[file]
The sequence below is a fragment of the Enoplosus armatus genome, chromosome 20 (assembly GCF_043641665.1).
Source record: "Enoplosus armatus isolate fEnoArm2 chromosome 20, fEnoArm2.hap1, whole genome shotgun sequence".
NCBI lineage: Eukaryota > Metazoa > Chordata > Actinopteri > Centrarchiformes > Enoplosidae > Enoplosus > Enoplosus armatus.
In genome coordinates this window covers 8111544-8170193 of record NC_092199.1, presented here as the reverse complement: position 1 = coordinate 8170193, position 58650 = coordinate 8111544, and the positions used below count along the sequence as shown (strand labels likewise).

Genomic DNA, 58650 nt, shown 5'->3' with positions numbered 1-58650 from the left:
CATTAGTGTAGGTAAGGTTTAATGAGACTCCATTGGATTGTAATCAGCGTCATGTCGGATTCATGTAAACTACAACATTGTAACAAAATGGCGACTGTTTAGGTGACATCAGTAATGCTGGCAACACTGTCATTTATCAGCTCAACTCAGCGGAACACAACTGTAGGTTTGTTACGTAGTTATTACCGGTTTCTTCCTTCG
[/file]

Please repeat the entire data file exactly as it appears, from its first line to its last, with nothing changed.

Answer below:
The sequence below is a fragment of the Enoplosus armatus genome, chromosome 20 (assembly GCF_043641665.1).
Source record: "Enoplosus armatus isolate fEnoArm2 chromosome 20, fEnoArm2.hap1, whole genome shotgun sequence".
NCBI lineage: Eukaryota > Metazoa > Chordata > Actinopteri > Centrarchiformes > Enoplosidae > Enoplosus > Enoplosus armatus.
In genome coordinates this window covers 8111544-8170193 of record NC_092199.1, presented here as the reverse complement: position 1 = coordinate 8170193, position 58650 = coordinate 8111544, and the positions used below count along the sequence as shown (strand labels likewise).

Genomic DNA, 58650 nt, shown 5'->3' with positions numbered 1-58650 from the left:
CATTAGTGTAGGTAAGGTTTAATGAGACTCCATTGGATTGTAATCAGCGTCATGTCGGATTCATGTAAACTACAACATTGTAACAAAATGGCGACTGTTTAGGTGACATCAGTAATGCTGGCAACACTGTCATTTATCAGCTCAACTCAGCGGAACACAACTGTAGGTTTGTTACGTAGTTATTACCGGTTTCTTCCTTCG